The USPS continues its downward spiral of financial turmoil while simultaneously taking on more debt. Doesn’t make sense does it? Let’s say you continued spending more money than you were earning each month. You would see your monthly expenses increase while nothing in your income changes. What would you do? We hope that you would pause to take inventory of your expenses and eliminate the things that are not necessary. That may mean no more splurges at Target, no beach vacation, driving a modest car; the list goes on.
Unfortunately, this has not happened for the USPS. In 2013 the Postal Service lost $79 million delivering inbound international mail. Yes, inbound. Ever wonder why shipping is so cheap when you order things on Amazon from places like China and Thailand? Someone somewhere has to pay for the difference. Business owners and other postal customers, brace yourselves, that subsidy comes out of your pocket. And as taxpayers, we should all be worried too. If USPS fails financially, a Fannie Mae/Freddie Mac-style bailout, courtesy of the U.S. Treasury, is almost certain to follow.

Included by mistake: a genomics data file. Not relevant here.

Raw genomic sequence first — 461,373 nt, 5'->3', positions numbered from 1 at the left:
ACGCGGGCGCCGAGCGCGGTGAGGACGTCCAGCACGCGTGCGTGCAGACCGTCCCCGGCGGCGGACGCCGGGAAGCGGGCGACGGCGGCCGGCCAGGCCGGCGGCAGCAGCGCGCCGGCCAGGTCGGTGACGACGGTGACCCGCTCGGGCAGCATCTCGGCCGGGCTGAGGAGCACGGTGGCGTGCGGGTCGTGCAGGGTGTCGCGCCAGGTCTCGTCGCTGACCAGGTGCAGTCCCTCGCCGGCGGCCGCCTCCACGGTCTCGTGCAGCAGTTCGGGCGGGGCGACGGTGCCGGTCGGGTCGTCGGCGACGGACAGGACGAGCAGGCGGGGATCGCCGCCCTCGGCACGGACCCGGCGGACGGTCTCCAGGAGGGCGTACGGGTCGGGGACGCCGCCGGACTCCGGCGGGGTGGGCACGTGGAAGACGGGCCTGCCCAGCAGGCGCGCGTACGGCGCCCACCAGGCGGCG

Transparency is lacking in how delivery rates are determined both outbound internationally as well as inbound international rates by the USPS. The same package arriving in the U.S. can cost as little as $.94 while sending it internationally can cost over $11. These prices are set by an international agency under the leadership of the United Nations and mandated by a treaty over 20 years old.